7,933cc Quad-Turbocharged W16 Engine
Duplex 32-Point Electronic Fuel Injection
1,500bhp at 6,700rpm
7-Speed Twin-Clutch Manual Automatic Transmission
4-Wheel Independent Suspension
4-Wheel Disc Brakes
*The epitome of hypercar achievement
*1 of only 500 to be built over the model run
*Only 365 delivery miles
*Considered by many to be the ultimate road-going machine
THE BUGATTI CHIRON
In the spring of 2000, Dr. Ferdinand Piëch, then chairman of the Volkswagen Group, stood before industry notables at the Geneva Auto Salon, and in reserved, yet convincing tones, pronounced that subsidiary Bugatti would produce a supercar — armed with 1,000 horsepower and assigned the goal of accelerating from 0 to 60mph in less than three seconds, reaching speeds over 250 mph, and cossetting the occupants in comfort and luxury.
Applause, and some amused barks, greeted Piëch's remarks — only a few production cars of the day could exceed even 600 horsepower — but no one dared doubt the man who had engineered the all-conquering Porsche 917 racecar, for years the fastest machine on pavement. Piëch's legendary mania for perfection meant that Bugatti would be free to utilize every resource in its quest. Five years later, Piëch's promise was fulfilled by the Bugatti Veyron, which astonished the automotive world with a 1,001bhp quad-turbo 16-valve engine that elevated the mid-engine two-seater into the realm of the hypercar.
Piëch's plan, of course, included further development of the Veyron, which culminated in the 1,183bhp Super Sport setting a land-speed record of 267.8mph. The success of these thrusts into the future of the automobile only fed the fires that had forged the Veyron, and the result is the spectacular motorcar offered today, the Bugatti Chiron.
Named after Louis Chiron, a legendary Bugatti driver, the Chiron shares much with its forerunner, including the carbon-fiber structure, Haldex all-wheel drive, independent suspension with limited slip differentials at each axle, and W16 quad-turbo engine. Bugatti learned much from the Veyron's ten-year production run, from countless hours of testing and development, and from customer feedback, that the Chiron is vastly improved in every dynamic measure: stability at high speed, road-holding, passenger comfort, ease of driving, and, in the most telling area for a hypercar, power delivery.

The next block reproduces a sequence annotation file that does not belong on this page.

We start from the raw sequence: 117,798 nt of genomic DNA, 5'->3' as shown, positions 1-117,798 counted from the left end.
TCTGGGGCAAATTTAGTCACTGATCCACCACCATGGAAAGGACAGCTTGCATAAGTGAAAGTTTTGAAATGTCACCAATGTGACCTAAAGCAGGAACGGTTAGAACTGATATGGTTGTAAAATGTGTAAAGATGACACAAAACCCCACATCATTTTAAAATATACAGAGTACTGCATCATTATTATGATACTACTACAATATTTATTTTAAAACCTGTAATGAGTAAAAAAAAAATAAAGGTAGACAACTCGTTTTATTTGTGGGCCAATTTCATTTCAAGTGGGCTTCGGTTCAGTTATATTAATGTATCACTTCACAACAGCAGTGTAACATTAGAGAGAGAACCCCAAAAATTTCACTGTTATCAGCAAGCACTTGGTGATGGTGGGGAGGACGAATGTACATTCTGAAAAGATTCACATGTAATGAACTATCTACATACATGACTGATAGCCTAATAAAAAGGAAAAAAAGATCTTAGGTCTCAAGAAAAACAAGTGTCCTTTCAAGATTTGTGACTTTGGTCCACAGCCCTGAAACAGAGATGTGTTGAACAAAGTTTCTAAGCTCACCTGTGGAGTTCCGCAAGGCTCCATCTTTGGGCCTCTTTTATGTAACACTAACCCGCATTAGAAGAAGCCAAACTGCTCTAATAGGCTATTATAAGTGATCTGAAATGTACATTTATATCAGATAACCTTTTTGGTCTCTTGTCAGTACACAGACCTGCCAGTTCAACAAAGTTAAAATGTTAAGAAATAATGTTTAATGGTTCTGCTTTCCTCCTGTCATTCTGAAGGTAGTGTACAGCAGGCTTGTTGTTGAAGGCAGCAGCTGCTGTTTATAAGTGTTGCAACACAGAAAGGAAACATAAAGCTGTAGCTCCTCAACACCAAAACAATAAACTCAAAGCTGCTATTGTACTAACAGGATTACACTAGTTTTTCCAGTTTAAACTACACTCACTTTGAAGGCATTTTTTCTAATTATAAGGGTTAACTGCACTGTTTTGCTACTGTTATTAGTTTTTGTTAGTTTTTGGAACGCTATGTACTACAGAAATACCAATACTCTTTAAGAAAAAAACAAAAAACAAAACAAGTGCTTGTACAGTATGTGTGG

It would take several volumes of dense engineerese to fully explore the Chiron's technology. A few examples of this progress include a monocoque structure that's 8-percent stiffer than the Veyron's, putting it on par, says Bugatti, with the chassis of an LMP1 endurance racer; a new adaptive suspension system; active underbody aerodynamics; a stiffer and wider carbon-fiber chassis; the largest clutches ever fitted to a production car; and a superior wheel and tire setup.
The longer, lower, and wider Chiron also sports a new look, dominated on each side by the Bugatti "C," which forms historic ties to such classic Bugattis as the Type 57SC Atlantic. However, more than simply a visual homage, the two are principally large intake scoops for engine cooling, a striking example of the Chiron's design philosophy: "Form follows performance." Another, less apparent melding of design and function are two inlets inboard of the front headlamp arrays that channel air to the massive front brakes. Numerous other visible and hidden technical tricks serve to keep the Chiron firmly planted at the same time its mechanicals are treated to conditions favorable for survival in the face of the scorching performance and heat generated by the midship-mounted powerplant.